Twitter To Developers: Embrace OAuth, Or Perish

It looks like any third party twitter clients that survived tweetageddon will now have to embrace OAuth for their applications over the next 48 hours or face tweet extinction.

If you are like most Twitter users, you have used use a third-party Twitter application to read or send Tweets. As of August 31, Twitter applications will all use OAuth, an authentication method that lets you use apps without them storing your password. […]

The move to OAuth will mean increased security and a better experience. Applications won’t store your username and password, and if you change your password, applications will continue to work.

With OAuth, you still individually approve each application before using it, and you can revoke access at any time. (Official Twitter Blog)

Many developers (especially those on the iPhone) have already embraced OAuth months ago, although there are a few who have yet to adopt the feature (although most of those apps are not actively supported).

Although OAuth does make configuring a few blog plugins a little frustrating (as many of them need extra TLC in order to connect to ones account), it should help Twitter reduce the number of hacks against twitter accounts in the future.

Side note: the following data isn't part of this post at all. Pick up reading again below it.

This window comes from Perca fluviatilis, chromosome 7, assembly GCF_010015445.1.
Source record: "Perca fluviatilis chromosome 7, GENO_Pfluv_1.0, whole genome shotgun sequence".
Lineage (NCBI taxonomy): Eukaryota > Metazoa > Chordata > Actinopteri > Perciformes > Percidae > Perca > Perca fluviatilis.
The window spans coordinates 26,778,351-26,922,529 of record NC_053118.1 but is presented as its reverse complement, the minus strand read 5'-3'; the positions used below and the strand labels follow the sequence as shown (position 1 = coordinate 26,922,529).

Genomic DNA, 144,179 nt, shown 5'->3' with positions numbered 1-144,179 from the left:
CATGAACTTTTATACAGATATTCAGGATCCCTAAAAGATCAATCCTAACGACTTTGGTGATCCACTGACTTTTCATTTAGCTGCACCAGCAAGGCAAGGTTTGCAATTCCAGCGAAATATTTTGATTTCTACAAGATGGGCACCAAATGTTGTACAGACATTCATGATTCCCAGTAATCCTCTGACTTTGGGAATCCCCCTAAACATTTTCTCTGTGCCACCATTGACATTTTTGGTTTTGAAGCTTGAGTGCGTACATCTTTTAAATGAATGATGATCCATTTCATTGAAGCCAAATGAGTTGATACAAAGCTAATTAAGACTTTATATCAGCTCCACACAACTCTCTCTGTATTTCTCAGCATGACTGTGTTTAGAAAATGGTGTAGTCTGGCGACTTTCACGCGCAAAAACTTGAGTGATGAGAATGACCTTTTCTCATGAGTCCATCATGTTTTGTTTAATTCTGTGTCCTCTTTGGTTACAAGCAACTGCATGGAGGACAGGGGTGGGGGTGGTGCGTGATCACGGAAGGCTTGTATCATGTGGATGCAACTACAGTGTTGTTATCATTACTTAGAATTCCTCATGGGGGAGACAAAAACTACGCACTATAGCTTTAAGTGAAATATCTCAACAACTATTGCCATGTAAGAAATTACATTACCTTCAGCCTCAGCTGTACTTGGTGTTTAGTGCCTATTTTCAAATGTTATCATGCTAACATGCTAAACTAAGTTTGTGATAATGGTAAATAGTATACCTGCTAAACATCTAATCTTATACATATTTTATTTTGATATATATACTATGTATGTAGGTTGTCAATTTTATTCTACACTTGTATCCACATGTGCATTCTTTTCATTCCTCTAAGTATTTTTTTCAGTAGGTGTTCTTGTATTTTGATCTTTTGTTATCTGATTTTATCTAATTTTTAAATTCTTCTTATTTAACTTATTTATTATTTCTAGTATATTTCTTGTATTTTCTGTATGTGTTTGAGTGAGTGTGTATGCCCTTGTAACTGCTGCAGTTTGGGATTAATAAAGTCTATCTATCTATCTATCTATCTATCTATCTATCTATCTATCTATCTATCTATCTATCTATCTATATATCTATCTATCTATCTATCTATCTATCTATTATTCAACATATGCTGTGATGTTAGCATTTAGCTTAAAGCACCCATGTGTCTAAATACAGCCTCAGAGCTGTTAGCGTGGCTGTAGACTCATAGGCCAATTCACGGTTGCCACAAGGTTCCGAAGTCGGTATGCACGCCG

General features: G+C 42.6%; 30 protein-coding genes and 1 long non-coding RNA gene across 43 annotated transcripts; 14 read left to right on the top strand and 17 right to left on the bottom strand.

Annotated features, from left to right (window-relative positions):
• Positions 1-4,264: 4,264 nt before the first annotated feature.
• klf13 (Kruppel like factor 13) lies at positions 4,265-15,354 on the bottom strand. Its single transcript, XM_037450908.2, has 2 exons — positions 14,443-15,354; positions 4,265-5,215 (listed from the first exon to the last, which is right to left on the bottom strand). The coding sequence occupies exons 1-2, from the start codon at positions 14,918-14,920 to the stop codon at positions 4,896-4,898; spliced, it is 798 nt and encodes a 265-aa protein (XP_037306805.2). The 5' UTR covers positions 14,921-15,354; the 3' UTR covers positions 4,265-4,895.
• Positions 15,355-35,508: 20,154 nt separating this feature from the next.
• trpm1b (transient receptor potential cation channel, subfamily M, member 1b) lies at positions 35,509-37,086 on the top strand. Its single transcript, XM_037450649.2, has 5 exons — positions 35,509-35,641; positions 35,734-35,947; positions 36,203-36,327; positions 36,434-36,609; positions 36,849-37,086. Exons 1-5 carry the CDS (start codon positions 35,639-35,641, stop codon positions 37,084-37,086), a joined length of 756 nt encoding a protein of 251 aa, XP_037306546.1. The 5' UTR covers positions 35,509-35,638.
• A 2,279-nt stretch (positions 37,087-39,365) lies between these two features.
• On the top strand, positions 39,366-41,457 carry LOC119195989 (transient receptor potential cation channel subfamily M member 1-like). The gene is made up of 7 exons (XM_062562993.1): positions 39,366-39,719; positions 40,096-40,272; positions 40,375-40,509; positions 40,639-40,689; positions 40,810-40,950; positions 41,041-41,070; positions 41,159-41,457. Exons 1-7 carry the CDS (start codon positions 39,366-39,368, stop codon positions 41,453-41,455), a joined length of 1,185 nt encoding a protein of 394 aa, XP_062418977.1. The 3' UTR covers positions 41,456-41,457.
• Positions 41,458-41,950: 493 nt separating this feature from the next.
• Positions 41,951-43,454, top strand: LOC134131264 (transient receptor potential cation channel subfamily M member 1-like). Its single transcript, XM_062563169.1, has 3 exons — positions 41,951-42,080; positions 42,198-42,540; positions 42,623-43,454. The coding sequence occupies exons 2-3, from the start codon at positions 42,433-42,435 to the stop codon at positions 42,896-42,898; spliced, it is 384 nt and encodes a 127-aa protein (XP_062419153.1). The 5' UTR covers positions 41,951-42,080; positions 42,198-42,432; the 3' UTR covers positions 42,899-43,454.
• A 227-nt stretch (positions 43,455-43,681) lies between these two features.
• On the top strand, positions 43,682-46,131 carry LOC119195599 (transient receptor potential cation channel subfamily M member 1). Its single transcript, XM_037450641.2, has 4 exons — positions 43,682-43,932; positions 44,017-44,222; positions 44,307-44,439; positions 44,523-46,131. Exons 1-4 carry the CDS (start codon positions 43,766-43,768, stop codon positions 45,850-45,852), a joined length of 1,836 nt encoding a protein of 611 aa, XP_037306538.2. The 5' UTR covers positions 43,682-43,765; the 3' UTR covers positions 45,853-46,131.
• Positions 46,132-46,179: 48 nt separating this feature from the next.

Other companies like Tumblr are also encouraging third party developers to adopt OAuth, a trend we might see gain popularity across social networks as well as blogging applications.

Izea Launches Sponsored Tweets

sponsoredtweets.jpgPayPerPost creators Izea have launched Sponsored Tweets, which is exactly what it sounds like. You’ll set a price and if an advertiser thinks it sounds good he can buy a tweet from you. Then you write something about the sponsor and tweets it along with a link. Full disclosure is mandatory, which means that this actually isn’t as evil as one would perhaps believe. They have in fact managed to ensnare a few “web celebs” such as Chris Pirillo and Loren Feldman for example. Add ex-Playboy bunny (?) Holly Madison and you’ve got a nice mix of mainstream meets geek.

Tweets are sent via OAuth login to Sponsored Tweets. Check it out, but before you do that, tell me this: Would you click a link in an obviously sponsored tweet?